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Classical and quantum fields 
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#1
May1414, 05:36 PM

P: 86

In QFT, all particles can be interpreted as excitations of some fundamental quantum fields in the vacuum. This is the quantum picture. But in classical world, only photons and gravitons have classical counterparts. How to explain this? The common feature of these two is that they are intermediate particles of longrange interactions. But This is far from satisfactory to me. So I was wondering whether there is a deeper and better explanation of this problem.



#2
May1414, 05:59 PM

P: 865

Roughly speaking, quantum fields look like classical waves when there are many particles in the same state. So classical electromagnetic waves are states of many photons and classical gravitational waves are states of many gravitons.
Fermion fields don't have any states that look classical, because you cannot put more than one fermion in the same state. So there is no classical analog of the electron field. The W, Z, and Higgs fields are bosonic but they never look classical because these bosons all decay long before you could hope to construct a state containing lots of them. (This is pretty much the same thing as saying that they don't mediate longrange interactions.) The gluon field undergoes confinement and so there aren't actually any states that look like gluons, let alone states with many coherent gluons. There are only hadrons and glueballs.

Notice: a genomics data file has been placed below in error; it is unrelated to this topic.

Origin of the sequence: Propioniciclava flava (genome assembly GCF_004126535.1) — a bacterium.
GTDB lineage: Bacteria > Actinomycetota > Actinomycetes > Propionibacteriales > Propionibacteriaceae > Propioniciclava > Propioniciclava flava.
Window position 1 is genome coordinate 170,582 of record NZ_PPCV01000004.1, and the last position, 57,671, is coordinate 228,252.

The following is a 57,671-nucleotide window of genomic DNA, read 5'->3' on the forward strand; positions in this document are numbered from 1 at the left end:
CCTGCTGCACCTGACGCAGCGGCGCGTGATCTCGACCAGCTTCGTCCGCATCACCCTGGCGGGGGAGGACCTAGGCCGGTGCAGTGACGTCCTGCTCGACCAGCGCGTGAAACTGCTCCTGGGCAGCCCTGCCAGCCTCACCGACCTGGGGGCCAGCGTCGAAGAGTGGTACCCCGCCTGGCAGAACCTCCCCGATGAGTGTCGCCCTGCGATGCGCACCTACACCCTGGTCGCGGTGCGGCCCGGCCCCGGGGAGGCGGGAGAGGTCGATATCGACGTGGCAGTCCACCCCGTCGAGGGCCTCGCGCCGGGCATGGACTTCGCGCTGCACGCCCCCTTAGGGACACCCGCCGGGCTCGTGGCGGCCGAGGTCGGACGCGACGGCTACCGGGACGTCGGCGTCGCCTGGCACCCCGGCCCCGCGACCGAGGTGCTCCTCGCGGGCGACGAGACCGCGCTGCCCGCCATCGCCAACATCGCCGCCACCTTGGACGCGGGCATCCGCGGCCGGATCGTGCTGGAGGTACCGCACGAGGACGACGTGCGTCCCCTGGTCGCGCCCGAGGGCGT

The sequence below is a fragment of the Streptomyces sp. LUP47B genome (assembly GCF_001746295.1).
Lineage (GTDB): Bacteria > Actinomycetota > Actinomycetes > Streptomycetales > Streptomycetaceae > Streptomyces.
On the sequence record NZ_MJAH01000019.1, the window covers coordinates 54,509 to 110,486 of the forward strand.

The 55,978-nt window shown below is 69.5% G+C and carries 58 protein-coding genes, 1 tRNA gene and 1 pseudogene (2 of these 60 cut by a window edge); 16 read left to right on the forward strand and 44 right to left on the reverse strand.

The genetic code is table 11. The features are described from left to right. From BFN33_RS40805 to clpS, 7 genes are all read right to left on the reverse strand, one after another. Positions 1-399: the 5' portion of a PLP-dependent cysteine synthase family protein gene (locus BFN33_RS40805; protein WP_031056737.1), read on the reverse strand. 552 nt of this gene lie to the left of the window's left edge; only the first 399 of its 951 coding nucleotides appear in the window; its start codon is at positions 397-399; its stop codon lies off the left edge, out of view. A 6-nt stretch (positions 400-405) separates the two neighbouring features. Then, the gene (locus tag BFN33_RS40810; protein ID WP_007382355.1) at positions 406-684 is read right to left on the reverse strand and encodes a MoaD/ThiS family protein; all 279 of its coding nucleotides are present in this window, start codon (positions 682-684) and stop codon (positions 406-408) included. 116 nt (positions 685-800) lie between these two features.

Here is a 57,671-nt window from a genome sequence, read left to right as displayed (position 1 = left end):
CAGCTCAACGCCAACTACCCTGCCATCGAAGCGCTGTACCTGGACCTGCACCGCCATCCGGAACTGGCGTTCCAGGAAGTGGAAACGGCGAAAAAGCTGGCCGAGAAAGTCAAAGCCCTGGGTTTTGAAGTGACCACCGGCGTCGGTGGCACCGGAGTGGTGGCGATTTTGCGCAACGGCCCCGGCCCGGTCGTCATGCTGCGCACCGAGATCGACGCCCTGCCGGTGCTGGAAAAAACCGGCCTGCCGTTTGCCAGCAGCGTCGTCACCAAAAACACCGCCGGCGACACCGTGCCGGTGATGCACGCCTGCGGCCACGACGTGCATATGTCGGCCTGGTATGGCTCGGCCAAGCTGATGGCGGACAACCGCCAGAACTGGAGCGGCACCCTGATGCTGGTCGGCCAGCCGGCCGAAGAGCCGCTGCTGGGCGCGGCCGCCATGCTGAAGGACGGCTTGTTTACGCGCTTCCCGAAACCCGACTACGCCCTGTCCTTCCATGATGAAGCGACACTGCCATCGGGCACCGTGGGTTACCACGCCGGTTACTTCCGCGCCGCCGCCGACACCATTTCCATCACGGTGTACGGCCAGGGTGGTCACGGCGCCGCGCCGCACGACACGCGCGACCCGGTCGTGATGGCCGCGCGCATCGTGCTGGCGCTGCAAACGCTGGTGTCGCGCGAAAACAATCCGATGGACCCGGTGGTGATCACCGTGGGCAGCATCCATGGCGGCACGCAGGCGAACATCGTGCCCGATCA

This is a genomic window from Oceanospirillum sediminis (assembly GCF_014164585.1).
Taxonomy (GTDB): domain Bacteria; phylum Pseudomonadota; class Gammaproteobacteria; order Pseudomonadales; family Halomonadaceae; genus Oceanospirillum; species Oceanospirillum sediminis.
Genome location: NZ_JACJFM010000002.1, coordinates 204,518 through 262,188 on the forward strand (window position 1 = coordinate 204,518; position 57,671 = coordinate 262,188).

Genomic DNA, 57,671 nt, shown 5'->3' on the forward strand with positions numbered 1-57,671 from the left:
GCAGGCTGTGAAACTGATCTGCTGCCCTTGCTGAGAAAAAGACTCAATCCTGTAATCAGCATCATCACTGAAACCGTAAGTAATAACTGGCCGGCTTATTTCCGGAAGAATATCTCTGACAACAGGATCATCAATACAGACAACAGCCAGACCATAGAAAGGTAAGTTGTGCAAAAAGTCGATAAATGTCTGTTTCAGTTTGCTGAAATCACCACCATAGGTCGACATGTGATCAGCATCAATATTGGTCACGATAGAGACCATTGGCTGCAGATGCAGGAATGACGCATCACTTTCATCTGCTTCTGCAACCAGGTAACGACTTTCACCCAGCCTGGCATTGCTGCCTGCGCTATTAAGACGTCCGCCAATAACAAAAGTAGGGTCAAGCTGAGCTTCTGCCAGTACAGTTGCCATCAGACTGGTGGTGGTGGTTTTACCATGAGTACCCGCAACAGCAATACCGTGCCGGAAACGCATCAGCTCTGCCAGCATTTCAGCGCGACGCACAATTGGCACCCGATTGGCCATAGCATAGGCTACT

#3
May1414, 09:16 PM

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#4
May1514, 02:38 AM

P: 86

Classical and quantum fields



#5
May1514, 03:03 AM

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#6
May1514, 10:42 PM

P: 86

If there is no test particle, where do the scalar and longitudinal modes end? 


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